The new St. Brigid’s

St. Brigid’s Catholic Church, Ottawa

Photo : St. Brigid’s Catholic Church, Ottawa

St. Brigid’s Catholic Church, Ottawa

Photo : St. Brigid’s Catholic Church, Ottawa


Michael Vidoni

Les bâtiments et l'architecture

Published Date: févr. 12, 2009

St. Brigid’s Catholic Church in Ottawa has entered a new era. For almost 120 years, it has stood at the heart of a diverse and dynamic neighbourhood not far from Parliament Hill. Its builders, ministers and parishioners came from the immigrant stock that occupied the tenements of Lowertown and worked in the mills that belonged to the Protestant power-elite of Upper Town. As ownership now passes from the diocese to a group of cultural enthusiasts, the new St. Brigid’s Centre for the Arts and Humanities will become a magnet for the throngs of young, hip and moneyed Ottawans who are settling in this now-diverse quarter.

The Catholic diocese of Ottawa (then Bytown) was established by Pope Pius IX in 1847 to serve the growing population of French Canadians and Irish in the city, many of whom had migrated to the area as labourers on the Rideau Canal. In 1853, the Cathedral of Notre Dame was dedicated; it became the principal place of worship in the city. Other parishes were established in Upper Town and two French-speaking churches were built in the vicinity of the cathedral. In 1888, Archbishop Duhamel agreed to a secession of English-speaking parishioners from the cathedral to establish the parish of St. Brigid’s nearby.

The Romanesque Revival church – designed by Ottawa native James R. Bowes – incorporates many styles, as was common in the late Victorian era. Reflecting the modest means of the parish, the church was also constructed of heavy limestone blocks instead of more elaborate stonework. It is fitting that the structure was dedicated to St. Brigid, the patroness of Ireland, as its sparely adorned exterior is reminiscent of Ireland’s fortified churches.

The interior is truly a study in contrasts. On the one hand, the layout is simple. The nave is divided in three, with two side aisles flanking the centre one. On the other hand, the ceilings of the side aisles offer rare fan-vaulted construction, decoratively painted and adorned with pendants. Generous pews of carved ash and walnut receive parishioners, and elaborate painted altarpieces decorate the chancel. Orme and Sons of Montreal installed the magnificent symbol-laden stained glass windows. Irish motifs, such as the harp and shamrock, adorn the gilded pipes of the enormous 1910 Casavant organ in the choir loft.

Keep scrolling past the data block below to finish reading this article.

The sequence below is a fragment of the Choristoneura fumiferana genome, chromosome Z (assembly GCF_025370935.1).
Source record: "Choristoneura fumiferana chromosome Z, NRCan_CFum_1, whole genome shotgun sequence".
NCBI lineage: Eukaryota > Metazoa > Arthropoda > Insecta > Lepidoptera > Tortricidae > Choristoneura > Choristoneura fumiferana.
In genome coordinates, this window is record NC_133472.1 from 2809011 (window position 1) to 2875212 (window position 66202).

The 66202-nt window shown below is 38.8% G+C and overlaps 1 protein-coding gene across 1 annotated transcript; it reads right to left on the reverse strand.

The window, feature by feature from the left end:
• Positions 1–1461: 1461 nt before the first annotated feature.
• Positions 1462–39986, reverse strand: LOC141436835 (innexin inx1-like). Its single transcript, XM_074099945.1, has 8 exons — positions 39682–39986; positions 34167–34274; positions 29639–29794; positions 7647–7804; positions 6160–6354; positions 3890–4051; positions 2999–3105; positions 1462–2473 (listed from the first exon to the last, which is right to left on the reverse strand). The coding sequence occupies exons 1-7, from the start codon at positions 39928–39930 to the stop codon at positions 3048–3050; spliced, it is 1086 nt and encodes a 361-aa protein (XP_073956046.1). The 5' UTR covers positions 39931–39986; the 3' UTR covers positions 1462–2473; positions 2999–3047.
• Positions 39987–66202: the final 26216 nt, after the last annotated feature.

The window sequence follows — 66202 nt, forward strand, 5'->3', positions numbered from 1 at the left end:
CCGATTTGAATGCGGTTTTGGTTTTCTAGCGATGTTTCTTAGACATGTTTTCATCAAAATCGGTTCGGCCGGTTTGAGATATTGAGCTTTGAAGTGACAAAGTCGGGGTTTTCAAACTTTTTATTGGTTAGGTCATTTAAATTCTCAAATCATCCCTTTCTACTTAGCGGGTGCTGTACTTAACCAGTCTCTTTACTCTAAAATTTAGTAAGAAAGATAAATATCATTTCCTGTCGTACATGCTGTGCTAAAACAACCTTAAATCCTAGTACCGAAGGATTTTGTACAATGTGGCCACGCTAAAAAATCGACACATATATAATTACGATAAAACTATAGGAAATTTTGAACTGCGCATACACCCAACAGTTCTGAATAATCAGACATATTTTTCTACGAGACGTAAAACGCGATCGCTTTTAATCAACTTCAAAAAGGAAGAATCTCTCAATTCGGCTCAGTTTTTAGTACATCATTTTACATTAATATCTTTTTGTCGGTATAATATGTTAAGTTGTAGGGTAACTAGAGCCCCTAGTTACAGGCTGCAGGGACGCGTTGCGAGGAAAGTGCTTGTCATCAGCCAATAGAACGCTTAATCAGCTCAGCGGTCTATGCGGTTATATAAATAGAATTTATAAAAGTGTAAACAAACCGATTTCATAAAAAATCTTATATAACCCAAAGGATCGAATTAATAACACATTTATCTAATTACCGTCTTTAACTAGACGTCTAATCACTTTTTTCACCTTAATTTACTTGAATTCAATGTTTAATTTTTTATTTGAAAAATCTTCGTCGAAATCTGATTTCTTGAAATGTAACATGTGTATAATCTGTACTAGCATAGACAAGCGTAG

The real treasure of St. Brigid’s, however, came later in its history. In 1908, an ambitious program of interior painting was undertaken by Toussaint-Xenophon Renaud. The Quebecois painter had a prolific career, painting nearly 200 ecclesiastical interiors throughout Quebec and the Ottawa Valley. There are murals of the Nativity, the Descent from the Cross and depictions of the Immaculate Conception and St. Joseph. Renaud also decorated the wooden columns to resemble marble and created an extensive program of polychromy, stenciling and gilding. The whole interior was whitewashed in the 1960s, and only the murals above the main and side altars have been restored.

The church quickly became a focal point for the local Irish population. Until 1895, the Christian Brothers educated young men, while the Grey Sisters did the same for girls. By the time of its 50th anniversary in 1939, the parish offered numerous organized activities, including choirs, service groups and athletic teams. The Society of St. Jerome sewed clothing for the poor and St. Brigid’s Young Men’s Association fielded teams in hockey, football, track and field, lacrosse and baseball. Notable National Hockey League alumni Alex Connell, Edwin Gorman and King Clancy honed their skills on these teams.

In the latter half of the 20th century, the demographics of St. Brigid’s changed. The owner of the church – the Archdiocese of Ottawa – like many dioceses in Ontario, has undergone a property rationalization in recent years. In April 2006, Archbishop Marcel Gervais announced that St. Brigid’s would close due to the escalating costs of maintaining the aging building. In September 2007, the last mass was celebrated in the church and it was deconsecrated.

In October that same year, the building was purchased by a non-profit group to convert the space into a cultural venue. The building is protected by a municipal designation and a provincial conservation easement – the elements that make St. Brigid’s such an important building will be preserved. Renamed St. Brigid’s Centre for the Arts and Humanities, it is the home of the National Irish Canadian Cultural Centre. Its new owners have filled its schedule with events both Irish-focused and cross-cultural. Even as its religious purpose has ended, its important social function is as strong as ever. St. Brigid’s continues to fulfil the diverse cultural needs of the new Lowertown.